"I still love you, Chris," she said quietly "May I call you Father?"
"Of course, Ellie," Chris replied.
"He will come around," she added, with the conviction of childhood.
Shifting in the saddle, Chris saw that a traveling party now approached the border. A standard bearer rode at the head, with a guard captain. The standard displayed a golden dragon on a solid crimson background. Chris nudged his horse next to Reginald's.
"Here comes our new queen," he said quietly. Reginald nodded solemnly and moved his horse forward. Chris moved with him to the head of their party.
A fair-haired boy set spurs to his small mare and rode ahead of the approaching party with a shout. He wore a dark red wool cloak, lined with ermine fur, and Chris assumed he was the younger Prince of Esterlyn, Frederich DiStephane. He reined in his mount and let the two boys meet. Reginald was dressed in official Saelym colors - his surcoat was of black wool with a silver eagle on the chest, his cloak dark forest green wool with a sable lining. His brown hair and hazel eyes coordinated well with it, and Chris expected the boy to be a heartbreaker in a few more years.
The two young horsemen circled one another warily, each studying the other. A young woman spoke to the standard-bearer then urged her own mount forward. Chris recognized her from Robert Claybourne's coronation and raised his hand in greeting.
Princess Juliana DiStephane smiled slightly in recognition. She was dressed in a subdued riding habit of dark brown and a cloak of matching hue, lined with ermine. She pushed her hood back, revealing honey-colored tresses, several shades darker than the pale blonde of the boy who'd preceded her. Chris rode up to her.
"Welcome, Your Highness," he said. He gestured toward Reginald. Reginald and Frederich joined them. "May I present Reginald Lattimore, the Duke of Saelym?"
Juliana stared at Chris in confusion. Reginald bowed in his saddle. Frederich eyed him with interest.
"Are you not the duke?" Juliana asked.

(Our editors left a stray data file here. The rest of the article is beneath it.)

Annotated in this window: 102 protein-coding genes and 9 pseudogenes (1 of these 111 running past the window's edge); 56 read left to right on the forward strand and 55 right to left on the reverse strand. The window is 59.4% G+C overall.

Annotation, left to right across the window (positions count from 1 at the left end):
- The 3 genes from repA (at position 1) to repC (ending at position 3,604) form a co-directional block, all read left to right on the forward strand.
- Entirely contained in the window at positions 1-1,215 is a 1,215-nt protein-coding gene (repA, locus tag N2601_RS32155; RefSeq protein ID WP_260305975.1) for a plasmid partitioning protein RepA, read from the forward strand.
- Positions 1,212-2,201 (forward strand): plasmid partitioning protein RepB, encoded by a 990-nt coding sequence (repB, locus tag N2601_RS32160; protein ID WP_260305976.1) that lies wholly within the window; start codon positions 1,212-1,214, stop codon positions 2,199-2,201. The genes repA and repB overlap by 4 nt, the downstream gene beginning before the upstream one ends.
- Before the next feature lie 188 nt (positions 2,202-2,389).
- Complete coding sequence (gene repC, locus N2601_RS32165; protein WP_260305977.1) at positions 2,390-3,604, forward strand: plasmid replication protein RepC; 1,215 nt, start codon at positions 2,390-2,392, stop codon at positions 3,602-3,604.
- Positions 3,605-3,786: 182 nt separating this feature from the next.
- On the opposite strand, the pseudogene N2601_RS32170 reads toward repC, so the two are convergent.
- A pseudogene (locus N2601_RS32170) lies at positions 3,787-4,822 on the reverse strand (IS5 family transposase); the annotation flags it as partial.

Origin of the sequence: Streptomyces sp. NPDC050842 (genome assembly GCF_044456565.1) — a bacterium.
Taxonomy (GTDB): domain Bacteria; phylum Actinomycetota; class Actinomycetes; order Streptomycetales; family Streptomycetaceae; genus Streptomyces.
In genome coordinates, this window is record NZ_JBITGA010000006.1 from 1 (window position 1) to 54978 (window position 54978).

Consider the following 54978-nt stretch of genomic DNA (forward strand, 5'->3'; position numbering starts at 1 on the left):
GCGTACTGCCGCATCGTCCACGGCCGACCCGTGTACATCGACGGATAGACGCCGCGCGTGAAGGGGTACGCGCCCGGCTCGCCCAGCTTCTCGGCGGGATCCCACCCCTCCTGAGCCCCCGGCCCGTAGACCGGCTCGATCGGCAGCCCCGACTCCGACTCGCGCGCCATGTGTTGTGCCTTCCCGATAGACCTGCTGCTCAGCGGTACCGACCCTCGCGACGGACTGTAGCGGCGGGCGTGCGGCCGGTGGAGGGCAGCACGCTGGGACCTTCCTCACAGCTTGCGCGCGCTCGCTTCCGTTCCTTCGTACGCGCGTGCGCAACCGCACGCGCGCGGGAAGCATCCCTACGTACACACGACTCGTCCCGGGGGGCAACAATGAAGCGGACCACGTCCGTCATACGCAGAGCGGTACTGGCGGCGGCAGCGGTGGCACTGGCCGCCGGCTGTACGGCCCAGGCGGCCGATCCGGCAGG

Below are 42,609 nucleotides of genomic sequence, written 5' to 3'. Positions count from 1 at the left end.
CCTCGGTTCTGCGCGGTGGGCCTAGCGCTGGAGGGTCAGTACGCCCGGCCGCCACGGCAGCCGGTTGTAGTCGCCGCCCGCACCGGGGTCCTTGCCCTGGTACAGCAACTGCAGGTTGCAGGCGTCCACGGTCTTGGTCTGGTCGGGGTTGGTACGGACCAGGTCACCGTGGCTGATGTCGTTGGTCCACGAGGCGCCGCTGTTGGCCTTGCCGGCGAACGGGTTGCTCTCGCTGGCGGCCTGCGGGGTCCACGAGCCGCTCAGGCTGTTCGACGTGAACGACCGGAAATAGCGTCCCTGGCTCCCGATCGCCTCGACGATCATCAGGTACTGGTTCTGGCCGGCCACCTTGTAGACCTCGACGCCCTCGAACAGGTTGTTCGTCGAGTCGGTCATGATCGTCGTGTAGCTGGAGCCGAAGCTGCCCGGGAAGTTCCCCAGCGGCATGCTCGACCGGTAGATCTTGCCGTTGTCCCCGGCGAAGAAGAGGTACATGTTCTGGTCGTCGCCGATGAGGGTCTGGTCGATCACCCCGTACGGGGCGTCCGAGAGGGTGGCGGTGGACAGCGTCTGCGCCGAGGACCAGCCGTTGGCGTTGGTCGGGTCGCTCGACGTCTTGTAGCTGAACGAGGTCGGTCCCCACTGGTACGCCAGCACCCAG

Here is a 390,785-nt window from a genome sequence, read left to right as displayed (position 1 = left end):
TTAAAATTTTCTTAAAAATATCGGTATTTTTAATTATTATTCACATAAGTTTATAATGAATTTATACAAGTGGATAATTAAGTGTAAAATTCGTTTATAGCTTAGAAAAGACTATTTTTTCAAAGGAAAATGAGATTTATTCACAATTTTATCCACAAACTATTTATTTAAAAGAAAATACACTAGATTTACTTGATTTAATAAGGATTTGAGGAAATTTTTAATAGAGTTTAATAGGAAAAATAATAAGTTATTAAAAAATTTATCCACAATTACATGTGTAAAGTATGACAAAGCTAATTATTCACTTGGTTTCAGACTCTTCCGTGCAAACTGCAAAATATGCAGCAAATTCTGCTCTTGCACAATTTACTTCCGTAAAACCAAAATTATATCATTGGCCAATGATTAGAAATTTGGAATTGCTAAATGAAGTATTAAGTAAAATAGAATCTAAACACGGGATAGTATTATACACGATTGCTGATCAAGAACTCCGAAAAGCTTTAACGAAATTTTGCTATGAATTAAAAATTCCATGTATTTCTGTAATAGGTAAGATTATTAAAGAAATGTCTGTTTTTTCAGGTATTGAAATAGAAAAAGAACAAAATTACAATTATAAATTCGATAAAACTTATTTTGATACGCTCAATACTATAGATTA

"No, Princess. You mean that news has not reached Esterlyn?"
She shook her head. "If it has, I was not told."
"My name is Christopher McCabe, though most who know me call me Chris. It is a very long story, but Aldric Smithson exposed me as an impostor this past summer. It was less than pleasant." Chris's eyes darkened with pain at the memory, but he put it aside. "It is of little consequence. Your marriage to Robert is much more important."
Juliana inclined her head. "You are the man I met in Rhennsbury before Robert's coronation. I seem to remember thinking you did not match your reputation. What is your status in the duchy, then?"
"Helen and I are administering Saelym in Reginald's name." Chris paused. "Is this your younger brother, Frederich?"
"Aye." She turned in her saddle to face the boys, who were following the exchange.
Frederich grinned and bowed in the saddle "Frederich DiStephane of Esterlyn, your Grace. Would you care to race?"
Reginald tugged on his reins to turn his mare. "Last one to the inn is a rotten egg!" he shouted, giving his mount a kick. Frederich leaned forward and gave his mare her lead, whooping in enthusiasm.
"So much for the formalities," Juliana noted.
Chris smiled. "I daresay he has been bored enough since you left home. How many times did he ask, 'are we there yet'?"
Juliana laughed, though the mirth didn't reach all the way to her eyes. "A good dozen." She sobered.
Chris tugged on his own reins, urging his mount to a canter. "Something troubles you, Your Highness. Do you wish to discuss it?"
"There is not much to talk about, Lord Chris. My elder brother Wilhelm died about a fortnight before we began this journey. I thank you for young Reginald's boisterousness; 'tis a much needed distraction for Fred."
"My condolences. Did your brother suffer?"
Juliana looked down at her lap. "Aye, he suffered a great deal of pain during his final weeks. I had hoped he would last into the winter, but 'twas not to be." She raised her gaze, staring into the distant hills. "Methinks he may have lived a little longer if his physician had not insisted on bleeding him monthly up until the end."
Chris sucked in a breath. As a twenty-first century medical resident he had firm opinions about medieval health care. He doubted he could have done anything to help the youth, but he would have tried. "Do you need to talk to someone? A stranger?"
"Thank you for the offer. I may talk with Lady Helen about it. It feels so strange to be traveling to my wedding and be in mourning at the same time." She pushed her cloak back off her right shoulder and indicated the black wool armband. Chris nodded, knowing he had no words to help.